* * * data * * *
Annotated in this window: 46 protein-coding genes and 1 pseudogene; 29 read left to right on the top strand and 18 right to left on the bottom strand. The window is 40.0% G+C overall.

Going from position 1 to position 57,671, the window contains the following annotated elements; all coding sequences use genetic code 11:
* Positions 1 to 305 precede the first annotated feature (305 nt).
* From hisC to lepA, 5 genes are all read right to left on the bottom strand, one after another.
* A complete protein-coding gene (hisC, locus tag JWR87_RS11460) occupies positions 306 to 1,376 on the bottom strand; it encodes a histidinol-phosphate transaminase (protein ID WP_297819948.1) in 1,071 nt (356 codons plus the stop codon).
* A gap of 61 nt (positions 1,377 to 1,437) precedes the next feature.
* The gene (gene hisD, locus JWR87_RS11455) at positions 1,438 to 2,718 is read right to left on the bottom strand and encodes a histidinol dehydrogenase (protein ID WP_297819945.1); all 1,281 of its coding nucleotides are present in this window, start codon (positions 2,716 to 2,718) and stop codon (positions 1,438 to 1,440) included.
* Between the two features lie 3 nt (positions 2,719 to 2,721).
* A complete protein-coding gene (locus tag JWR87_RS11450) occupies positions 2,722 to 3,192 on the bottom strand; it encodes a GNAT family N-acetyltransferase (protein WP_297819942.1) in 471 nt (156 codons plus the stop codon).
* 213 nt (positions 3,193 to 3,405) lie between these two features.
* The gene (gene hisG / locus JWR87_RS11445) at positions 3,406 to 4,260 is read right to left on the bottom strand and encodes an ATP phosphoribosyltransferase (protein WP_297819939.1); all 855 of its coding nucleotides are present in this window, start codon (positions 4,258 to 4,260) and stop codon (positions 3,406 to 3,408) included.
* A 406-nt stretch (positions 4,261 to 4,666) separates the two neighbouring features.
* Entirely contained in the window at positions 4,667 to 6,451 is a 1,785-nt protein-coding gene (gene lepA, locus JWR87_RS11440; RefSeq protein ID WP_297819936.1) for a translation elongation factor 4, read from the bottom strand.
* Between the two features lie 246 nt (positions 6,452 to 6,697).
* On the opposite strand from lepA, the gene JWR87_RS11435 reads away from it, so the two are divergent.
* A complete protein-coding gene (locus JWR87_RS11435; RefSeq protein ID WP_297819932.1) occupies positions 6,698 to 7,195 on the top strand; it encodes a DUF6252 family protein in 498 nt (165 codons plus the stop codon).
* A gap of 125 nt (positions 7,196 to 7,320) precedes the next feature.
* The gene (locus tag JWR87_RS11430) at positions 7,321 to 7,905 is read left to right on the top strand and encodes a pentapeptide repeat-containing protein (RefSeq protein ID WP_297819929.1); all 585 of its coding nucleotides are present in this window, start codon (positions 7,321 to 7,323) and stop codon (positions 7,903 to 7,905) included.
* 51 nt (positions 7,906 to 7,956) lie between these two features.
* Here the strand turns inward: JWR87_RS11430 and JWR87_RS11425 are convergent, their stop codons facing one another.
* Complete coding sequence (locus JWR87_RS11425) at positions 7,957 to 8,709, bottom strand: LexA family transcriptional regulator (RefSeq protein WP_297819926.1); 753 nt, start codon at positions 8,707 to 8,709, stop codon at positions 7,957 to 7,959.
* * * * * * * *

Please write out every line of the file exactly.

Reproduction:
Annotated in this window: 46 protein-coding genes and 1 pseudogene; 29 read left to right on the top strand and 18 right to left on the bottom strand. The window is 40.0% G+C overall.

Going from position 1 to position 57,671, the window contains the following annotated elements; all coding sequences use genetic code 11:
* Positions 1 to 305 precede the first annotated feature (305 nt).
* From hisC to lepA, 5 genes are all read right to left on the bottom strand, one after another.
* A complete protein-coding gene (hisC, locus tag JWR87_RS11460) occupies positions 306 to 1,376 on the bottom strand; it encodes a histidinol-phosphate transaminase (protein ID WP_297819948.1) in 1,071 nt (356 codons plus the stop codon).
* A gap of 61 nt (positions 1,377 to 1,437) precedes the next feature.
* The gene (gene hisD, locus JWR87_RS11455) at positions 1,438 to 2,718 is read right to left on the bottom strand and encodes a histidinol dehydrogenase (protein ID WP_297819945.1); all 1,281 of its coding nucleotides are present in this window, start codon (positions 2,716 to 2,718) and stop codon (positions 1,438 to 1,440) included.
* Between the two features lie 3 nt (positions 2,719 to 2,721).
* A complete protein-coding gene (locus tag JWR87_RS11450) occupies positions 2,722 to 3,192 on the bottom strand; it encodes a GNAT family N-acetyltransferase (protein WP_297819942.1) in 471 nt (156 codons plus the stop codon).
* 213 nt (positions 3,193 to 3,405) lie between these two features.
* The gene (gene hisG / locus JWR87_RS11445) at positions 3,406 to 4,260 is read right to left on the bottom strand and encodes an ATP phosphoribosyltransferase (protein WP_297819939.1); all 855 of its coding nucleotides are present in this window, start codon (positions 4,258 to 4,260) and stop codon (positions 3,406 to 3,408) included.
* A 406-nt stretch (positions 4,261 to 4,666) separates the two neighbouring features.
* Entirely contained in the window at positions 4,667 to 6,451 is a 1,785-nt protein-coding gene (gene lepA, locus JWR87_RS11440; RefSeq protein ID WP_297819936.1) for a translation elongation factor 4, read from the bottom strand.
* Between the two features lie 246 nt (positions 6,452 to 6,697).
* On the opposite strand from lepA, the gene JWR87_RS11435 reads away from it, so the two are divergent.
* A complete protein-coding gene (locus JWR87_RS11435; RefSeq protein ID WP_297819932.1) occupies positions 6,698 to 7,195 on the top strand; it encodes a DUF6252 family protein in 498 nt (165 codons plus the stop codon).
* A gap of 125 nt (positions 7,196 to 7,320) precedes the next feature.
* The gene (locus tag JWR87_RS11430) at positions 7,321 to 7,905 is read left to right on the top strand and encodes a pentapeptide repeat-containing protein (RefSeq protein ID WP_297819929.1); all 585 of its coding nucleotides are present in this window, start codon (positions 7,321 to 7,323) and stop codon (positions 7,903 to 7,905) included.
* 51 nt (positions 7,906 to 7,956) lie between these two features.
* Here the strand turns inward: JWR87_RS11430 and JWR87_RS11425 are convergent, their stop codons facing one another.
* Complete coding sequence (locus JWR87_RS11425) at positions 7,957 to 8,709, bottom strand: LexA family transcriptional regulator (RefSeq protein WP_297819926.1); 753 nt, start codon at positions 8,707 to 8,709, stop codon at positions 7,957 to 7,959.